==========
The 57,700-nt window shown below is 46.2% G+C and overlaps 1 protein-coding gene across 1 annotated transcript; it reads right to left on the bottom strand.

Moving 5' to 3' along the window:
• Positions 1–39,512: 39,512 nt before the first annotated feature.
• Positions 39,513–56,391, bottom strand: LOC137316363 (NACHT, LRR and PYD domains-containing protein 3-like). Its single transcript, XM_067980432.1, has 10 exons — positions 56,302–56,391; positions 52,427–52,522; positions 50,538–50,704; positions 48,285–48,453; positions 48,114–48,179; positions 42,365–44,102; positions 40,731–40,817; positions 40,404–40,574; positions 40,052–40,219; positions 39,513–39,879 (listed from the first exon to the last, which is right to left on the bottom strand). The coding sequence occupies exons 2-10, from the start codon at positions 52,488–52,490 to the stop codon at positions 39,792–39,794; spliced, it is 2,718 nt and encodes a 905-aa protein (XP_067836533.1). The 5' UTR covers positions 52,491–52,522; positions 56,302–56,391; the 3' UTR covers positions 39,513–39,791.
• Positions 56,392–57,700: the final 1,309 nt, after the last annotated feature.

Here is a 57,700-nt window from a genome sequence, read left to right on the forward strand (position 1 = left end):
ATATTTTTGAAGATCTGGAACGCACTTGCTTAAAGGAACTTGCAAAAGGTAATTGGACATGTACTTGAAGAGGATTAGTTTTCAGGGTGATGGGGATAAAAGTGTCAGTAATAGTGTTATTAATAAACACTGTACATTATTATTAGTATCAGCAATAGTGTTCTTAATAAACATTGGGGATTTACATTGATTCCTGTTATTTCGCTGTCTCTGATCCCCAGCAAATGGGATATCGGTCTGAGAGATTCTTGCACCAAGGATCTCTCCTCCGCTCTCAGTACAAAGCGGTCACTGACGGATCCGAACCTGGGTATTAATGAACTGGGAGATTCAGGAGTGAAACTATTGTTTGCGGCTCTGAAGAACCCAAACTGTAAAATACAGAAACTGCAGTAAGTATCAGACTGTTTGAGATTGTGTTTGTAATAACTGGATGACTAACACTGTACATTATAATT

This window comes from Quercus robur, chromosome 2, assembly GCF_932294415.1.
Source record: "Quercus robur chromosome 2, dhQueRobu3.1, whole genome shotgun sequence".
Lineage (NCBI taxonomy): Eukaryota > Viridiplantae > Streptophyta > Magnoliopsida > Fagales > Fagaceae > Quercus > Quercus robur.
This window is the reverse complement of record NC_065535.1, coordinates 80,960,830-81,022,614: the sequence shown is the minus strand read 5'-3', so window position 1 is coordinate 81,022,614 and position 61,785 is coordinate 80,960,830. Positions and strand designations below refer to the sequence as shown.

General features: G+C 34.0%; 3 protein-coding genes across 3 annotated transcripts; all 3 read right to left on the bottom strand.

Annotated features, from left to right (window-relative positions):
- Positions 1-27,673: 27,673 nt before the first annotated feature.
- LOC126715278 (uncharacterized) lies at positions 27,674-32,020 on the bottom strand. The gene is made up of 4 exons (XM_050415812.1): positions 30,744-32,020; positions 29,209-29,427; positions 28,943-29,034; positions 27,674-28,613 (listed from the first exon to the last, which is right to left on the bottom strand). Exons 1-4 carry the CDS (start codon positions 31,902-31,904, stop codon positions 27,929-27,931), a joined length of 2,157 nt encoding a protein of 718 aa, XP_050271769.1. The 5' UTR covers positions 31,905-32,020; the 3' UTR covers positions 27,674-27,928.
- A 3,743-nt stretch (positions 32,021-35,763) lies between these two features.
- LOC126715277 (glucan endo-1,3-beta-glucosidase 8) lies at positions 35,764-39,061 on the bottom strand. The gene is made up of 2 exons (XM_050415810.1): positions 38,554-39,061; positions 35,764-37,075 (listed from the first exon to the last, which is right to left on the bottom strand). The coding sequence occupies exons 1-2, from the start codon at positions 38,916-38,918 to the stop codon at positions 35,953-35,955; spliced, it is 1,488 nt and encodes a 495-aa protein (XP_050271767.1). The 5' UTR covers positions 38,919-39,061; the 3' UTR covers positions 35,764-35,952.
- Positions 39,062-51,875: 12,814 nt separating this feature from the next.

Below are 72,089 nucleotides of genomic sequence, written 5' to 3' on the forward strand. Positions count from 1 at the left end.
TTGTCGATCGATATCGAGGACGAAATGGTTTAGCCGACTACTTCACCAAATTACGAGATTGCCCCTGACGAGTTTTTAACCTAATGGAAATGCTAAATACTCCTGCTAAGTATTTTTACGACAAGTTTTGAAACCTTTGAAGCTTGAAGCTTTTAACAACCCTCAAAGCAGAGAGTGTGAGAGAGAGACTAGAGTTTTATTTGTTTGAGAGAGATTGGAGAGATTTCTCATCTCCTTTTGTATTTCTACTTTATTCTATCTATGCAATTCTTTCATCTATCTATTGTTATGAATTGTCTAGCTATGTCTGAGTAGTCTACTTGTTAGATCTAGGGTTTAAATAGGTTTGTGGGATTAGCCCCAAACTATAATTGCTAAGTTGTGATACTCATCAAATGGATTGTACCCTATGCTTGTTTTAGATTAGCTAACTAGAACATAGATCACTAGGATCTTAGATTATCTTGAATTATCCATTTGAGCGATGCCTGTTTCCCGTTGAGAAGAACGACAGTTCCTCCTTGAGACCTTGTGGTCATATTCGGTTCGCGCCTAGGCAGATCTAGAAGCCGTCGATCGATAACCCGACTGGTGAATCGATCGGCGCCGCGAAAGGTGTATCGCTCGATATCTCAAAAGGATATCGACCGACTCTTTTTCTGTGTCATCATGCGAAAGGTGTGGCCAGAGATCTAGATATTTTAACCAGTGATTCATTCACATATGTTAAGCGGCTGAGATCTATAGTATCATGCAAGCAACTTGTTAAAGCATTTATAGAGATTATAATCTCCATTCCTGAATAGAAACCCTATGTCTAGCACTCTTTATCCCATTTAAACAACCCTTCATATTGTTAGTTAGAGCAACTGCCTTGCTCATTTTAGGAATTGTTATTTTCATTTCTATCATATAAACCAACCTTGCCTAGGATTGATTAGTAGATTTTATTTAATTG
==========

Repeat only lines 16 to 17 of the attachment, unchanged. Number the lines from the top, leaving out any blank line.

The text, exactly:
- A 3,743-nt stretch (positions 32,021-35,763) lies between these two features.
- LOC126715277 (glucan endo-1,3-beta-glucosidase 8) lies at positions 35,764-39,061 on the bottom strand. The gene is made up of 2 exons (XM_050415810.1): positions 38,554-39,061; positions 35,764-37,075 (listed from the first exon to the last, which is right to left on the bottom strand). The coding sequence occupies exons 1-2, from the start codon at positions 38,916-38,918 to the stop codon at positions 35,953-35,955; spliced, it is 1,488 nt and encodes a 495-aa protein (XP_050271767.1). The 5' UTR covers positions 38,919-39,061; the 3' UTR covers positions 35,764-35,952.